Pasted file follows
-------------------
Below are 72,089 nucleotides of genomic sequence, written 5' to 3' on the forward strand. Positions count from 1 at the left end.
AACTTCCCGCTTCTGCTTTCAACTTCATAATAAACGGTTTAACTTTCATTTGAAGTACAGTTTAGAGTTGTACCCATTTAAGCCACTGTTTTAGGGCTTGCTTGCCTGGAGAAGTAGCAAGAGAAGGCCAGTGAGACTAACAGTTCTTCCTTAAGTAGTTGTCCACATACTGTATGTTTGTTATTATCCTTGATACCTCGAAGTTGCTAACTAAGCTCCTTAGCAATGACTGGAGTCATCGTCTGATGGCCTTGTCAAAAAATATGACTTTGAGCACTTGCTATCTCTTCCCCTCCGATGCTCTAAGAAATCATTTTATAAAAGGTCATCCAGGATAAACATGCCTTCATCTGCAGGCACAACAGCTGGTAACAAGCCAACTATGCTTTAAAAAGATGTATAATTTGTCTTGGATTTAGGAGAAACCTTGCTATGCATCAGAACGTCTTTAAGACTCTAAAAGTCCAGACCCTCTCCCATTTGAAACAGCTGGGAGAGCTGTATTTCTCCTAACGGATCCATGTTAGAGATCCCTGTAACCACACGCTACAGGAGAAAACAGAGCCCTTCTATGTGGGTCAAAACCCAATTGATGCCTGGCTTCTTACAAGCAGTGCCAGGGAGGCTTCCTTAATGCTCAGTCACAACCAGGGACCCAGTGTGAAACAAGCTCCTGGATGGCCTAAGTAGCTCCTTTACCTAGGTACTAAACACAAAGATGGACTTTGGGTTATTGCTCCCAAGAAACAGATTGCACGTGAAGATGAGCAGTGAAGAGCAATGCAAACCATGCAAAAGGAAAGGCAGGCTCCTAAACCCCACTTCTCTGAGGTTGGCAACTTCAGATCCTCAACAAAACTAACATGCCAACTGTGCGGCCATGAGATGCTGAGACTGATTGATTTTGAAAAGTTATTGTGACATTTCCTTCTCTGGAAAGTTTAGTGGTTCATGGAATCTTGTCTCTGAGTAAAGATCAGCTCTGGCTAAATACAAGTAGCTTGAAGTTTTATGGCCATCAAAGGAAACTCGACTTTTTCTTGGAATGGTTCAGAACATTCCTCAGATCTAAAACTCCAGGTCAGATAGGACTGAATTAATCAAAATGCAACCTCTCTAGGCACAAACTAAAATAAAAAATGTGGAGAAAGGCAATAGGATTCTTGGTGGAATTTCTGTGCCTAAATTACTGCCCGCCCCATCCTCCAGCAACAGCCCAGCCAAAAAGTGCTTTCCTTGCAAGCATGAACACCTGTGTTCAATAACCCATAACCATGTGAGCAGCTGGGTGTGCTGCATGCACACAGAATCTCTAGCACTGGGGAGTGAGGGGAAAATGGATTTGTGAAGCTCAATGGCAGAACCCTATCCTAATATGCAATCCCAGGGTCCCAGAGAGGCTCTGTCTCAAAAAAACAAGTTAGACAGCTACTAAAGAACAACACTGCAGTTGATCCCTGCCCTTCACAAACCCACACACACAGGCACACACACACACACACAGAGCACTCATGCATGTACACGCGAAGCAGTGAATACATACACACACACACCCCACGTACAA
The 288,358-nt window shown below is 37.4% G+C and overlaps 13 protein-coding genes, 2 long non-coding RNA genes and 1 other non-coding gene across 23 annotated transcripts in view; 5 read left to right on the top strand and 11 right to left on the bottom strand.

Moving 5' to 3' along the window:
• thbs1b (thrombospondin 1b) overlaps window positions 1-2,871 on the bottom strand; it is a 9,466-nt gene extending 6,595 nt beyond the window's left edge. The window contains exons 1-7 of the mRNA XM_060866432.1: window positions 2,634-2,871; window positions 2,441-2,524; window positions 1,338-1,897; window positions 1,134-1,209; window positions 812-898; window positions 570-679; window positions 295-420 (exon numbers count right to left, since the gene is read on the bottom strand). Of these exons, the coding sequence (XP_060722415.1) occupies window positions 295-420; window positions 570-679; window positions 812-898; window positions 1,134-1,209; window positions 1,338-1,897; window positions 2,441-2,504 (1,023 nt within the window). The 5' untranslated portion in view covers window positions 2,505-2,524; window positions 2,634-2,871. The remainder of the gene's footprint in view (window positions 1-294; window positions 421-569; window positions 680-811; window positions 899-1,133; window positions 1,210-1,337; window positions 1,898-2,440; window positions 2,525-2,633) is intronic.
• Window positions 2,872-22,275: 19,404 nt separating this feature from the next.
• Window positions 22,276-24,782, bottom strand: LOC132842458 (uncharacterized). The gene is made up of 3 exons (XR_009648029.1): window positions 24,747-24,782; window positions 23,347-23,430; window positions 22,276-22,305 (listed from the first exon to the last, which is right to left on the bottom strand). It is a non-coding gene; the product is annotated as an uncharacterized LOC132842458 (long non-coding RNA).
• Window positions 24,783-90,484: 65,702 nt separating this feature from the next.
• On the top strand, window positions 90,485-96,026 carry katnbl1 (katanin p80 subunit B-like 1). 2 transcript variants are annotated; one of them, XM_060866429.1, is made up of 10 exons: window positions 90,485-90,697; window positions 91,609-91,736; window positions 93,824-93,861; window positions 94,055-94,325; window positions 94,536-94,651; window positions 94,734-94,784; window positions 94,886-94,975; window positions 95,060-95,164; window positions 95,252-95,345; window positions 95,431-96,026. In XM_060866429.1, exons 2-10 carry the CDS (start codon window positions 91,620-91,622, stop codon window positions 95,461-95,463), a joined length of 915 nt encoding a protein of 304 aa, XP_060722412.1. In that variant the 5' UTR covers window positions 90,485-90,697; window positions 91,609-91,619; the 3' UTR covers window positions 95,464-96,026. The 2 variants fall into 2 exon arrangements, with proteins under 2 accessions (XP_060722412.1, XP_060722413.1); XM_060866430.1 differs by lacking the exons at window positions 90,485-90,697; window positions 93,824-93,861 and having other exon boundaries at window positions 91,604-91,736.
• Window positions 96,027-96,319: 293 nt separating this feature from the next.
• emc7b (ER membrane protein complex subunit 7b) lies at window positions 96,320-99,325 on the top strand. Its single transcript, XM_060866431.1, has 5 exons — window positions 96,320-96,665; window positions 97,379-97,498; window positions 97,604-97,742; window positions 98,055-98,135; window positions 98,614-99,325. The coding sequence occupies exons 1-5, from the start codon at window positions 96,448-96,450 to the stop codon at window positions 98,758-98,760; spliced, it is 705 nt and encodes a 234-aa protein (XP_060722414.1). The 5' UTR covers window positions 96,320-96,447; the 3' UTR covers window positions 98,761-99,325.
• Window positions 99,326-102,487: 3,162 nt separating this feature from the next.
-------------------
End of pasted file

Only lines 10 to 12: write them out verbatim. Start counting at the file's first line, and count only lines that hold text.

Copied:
• Window positions 96,027-96,319: 293 nt separating this feature from the next.
• emc7b (ER membrane protein complex subunit 7b) lies at window positions 96,320-99,325 on the top strand. Its single transcript, XM_060866431.1, has 5 exons — window positions 96,320-96,665; window positions 97,379-97,498; window positions 97,604-97,742; window positions 98,055-98,135; window positions 98,614-99,325. The coding sequence occupies exons 1-5, from the start codon at window positions 96,448-96,450 to the stop codon at window positions 98,758-98,760; spliced, it is 705 nt and encodes a 234-aa protein (XP_060722414.1). The 5' UTR covers window positions 96,320-96,447; the 3' UTR covers window positions 98,761-99,325.
• Window positions 99,326-102,487: 3,162 nt separating this feature from the next.